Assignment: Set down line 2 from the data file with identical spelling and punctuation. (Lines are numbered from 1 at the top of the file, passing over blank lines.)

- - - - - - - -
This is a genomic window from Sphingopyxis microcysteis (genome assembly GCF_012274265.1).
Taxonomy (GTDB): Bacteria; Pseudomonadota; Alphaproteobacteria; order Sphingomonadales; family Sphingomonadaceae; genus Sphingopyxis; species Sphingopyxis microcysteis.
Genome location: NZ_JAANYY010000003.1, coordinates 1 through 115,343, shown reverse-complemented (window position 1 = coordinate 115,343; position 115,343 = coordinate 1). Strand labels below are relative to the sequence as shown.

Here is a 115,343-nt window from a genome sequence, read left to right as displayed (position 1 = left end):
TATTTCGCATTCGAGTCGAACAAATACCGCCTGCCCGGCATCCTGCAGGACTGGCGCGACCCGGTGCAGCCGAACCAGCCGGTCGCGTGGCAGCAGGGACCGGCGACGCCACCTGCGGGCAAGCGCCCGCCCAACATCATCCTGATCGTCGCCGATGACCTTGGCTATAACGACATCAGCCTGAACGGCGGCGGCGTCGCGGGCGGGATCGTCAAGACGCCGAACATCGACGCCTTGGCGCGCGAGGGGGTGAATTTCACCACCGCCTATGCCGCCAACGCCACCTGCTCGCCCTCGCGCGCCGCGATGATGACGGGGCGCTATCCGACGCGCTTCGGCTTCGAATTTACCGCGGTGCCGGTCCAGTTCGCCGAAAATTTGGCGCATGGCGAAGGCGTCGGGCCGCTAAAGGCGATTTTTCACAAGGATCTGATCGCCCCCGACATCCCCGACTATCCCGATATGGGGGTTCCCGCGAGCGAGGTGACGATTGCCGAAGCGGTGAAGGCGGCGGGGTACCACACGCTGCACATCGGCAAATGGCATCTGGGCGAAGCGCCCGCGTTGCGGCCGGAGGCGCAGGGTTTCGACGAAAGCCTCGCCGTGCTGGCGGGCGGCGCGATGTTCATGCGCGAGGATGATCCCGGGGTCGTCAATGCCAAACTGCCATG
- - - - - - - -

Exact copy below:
Taxonomy (GTDB): Bacteria; Pseudomonadota; Alphaproteobacteria; order Sphingomonadales; family Sphingomonadaceae; genus Sphingopyxis; species Sphingopyxis microcysteis.